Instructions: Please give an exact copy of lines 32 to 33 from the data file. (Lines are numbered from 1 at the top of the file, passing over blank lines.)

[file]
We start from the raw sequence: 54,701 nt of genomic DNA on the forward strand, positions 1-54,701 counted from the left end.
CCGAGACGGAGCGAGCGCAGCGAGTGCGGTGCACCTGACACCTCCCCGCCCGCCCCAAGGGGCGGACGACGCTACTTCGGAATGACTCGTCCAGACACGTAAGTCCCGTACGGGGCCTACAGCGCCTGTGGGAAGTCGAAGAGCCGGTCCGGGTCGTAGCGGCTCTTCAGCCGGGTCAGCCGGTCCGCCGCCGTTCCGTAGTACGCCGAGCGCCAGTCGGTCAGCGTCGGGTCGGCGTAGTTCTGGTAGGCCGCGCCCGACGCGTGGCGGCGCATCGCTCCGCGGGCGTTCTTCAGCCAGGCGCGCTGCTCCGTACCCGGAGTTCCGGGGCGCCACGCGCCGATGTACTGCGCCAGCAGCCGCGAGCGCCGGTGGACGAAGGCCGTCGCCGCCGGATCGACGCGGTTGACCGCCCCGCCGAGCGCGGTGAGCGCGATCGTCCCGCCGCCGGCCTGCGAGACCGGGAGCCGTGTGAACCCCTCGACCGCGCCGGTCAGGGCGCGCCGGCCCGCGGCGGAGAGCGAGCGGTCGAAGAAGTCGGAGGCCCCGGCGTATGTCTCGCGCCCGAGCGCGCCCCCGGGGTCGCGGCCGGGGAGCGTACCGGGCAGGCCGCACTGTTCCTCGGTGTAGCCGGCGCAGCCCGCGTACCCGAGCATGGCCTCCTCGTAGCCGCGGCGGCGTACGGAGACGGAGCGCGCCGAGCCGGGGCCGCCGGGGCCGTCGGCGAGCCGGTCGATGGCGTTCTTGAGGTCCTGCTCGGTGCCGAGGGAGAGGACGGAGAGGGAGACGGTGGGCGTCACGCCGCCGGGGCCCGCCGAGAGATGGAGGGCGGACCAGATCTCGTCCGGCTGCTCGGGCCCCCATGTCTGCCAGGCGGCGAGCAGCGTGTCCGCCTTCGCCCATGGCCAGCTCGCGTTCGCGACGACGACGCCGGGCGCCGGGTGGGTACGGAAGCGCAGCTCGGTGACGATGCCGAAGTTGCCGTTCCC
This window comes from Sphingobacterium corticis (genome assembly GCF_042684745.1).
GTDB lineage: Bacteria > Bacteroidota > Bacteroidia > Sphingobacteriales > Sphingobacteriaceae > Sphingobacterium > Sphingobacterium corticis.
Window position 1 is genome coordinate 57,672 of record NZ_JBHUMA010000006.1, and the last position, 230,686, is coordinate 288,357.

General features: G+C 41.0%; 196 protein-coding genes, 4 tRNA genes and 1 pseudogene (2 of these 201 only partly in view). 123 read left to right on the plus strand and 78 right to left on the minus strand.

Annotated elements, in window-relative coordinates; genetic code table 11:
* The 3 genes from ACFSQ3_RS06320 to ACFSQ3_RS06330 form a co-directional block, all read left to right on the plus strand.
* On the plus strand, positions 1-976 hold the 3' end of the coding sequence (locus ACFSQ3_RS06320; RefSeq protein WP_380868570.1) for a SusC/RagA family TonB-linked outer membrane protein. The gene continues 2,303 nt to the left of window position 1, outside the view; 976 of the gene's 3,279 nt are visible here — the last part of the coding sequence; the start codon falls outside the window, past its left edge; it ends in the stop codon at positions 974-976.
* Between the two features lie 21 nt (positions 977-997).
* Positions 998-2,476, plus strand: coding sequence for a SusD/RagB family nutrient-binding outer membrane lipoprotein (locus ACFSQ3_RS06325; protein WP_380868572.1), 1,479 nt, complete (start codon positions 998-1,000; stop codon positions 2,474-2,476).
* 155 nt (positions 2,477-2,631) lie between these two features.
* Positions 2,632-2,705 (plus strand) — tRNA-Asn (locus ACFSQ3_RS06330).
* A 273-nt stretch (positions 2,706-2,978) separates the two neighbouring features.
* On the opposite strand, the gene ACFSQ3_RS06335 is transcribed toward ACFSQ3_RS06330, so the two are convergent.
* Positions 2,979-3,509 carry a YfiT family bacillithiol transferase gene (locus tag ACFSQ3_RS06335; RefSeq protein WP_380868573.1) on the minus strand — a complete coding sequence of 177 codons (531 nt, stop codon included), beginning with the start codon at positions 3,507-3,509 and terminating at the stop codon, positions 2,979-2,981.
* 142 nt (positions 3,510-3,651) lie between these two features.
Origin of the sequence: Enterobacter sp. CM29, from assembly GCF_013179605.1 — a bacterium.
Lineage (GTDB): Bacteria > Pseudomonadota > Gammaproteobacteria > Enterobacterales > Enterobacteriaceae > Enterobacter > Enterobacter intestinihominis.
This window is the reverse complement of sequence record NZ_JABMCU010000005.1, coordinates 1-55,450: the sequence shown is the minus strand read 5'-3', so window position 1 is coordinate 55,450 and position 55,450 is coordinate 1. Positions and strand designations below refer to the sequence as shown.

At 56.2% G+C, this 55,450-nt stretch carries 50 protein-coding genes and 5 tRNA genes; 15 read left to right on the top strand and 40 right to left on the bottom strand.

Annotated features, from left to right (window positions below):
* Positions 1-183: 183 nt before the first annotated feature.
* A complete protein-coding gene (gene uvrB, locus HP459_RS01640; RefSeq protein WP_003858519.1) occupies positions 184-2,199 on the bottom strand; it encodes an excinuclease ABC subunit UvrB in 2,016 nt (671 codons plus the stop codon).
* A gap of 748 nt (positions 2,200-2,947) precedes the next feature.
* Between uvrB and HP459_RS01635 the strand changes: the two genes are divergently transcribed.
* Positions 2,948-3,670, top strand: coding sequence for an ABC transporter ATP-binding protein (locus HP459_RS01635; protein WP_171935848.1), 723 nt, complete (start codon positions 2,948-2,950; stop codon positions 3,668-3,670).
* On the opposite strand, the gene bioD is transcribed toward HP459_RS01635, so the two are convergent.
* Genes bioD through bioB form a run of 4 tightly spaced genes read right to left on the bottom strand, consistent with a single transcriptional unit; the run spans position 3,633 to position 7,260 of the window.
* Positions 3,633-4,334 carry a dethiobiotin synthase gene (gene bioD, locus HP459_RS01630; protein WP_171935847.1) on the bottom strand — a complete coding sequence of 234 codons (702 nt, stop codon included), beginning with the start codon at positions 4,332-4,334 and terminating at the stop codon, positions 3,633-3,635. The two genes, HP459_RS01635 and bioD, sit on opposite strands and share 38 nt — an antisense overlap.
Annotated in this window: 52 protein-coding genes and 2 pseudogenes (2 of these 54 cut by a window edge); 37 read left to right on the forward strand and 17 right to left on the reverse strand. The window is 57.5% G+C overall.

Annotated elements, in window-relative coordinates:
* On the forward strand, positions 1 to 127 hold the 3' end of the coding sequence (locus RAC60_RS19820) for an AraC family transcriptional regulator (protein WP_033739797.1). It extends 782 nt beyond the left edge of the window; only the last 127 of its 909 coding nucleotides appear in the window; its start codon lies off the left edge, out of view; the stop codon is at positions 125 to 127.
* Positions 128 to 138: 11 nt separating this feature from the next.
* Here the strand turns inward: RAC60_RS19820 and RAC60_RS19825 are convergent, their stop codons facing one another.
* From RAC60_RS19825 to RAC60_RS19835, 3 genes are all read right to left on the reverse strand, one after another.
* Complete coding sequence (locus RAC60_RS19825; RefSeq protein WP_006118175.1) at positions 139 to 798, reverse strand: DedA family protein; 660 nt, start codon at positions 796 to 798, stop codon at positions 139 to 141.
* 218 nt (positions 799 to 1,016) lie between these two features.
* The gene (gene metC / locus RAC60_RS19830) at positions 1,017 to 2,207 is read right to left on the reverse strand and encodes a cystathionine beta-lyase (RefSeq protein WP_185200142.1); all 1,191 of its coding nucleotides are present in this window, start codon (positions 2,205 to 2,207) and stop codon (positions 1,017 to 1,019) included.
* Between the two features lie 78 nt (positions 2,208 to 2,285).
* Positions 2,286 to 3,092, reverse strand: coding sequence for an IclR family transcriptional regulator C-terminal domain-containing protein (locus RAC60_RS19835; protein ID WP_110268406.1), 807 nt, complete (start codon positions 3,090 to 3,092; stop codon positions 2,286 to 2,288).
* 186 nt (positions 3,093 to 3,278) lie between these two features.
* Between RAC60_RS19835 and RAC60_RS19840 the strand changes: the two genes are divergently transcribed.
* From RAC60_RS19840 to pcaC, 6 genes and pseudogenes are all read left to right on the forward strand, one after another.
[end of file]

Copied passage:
Annotated elements, in window-relative coordinates:
* On the forward strand, positions 1 to 127 hold the 3' end of the coding sequence (locus RAC60_RS19820) for an AraC family transcriptional regulator (protein WP_033739797.1). It extends 782 nt beyond the left edge of the window; only the last 127 of its 909 coding nucleotides appear in the window; its start codon lies off the left edge, out of view; the stop codon is at positions 125 to 127.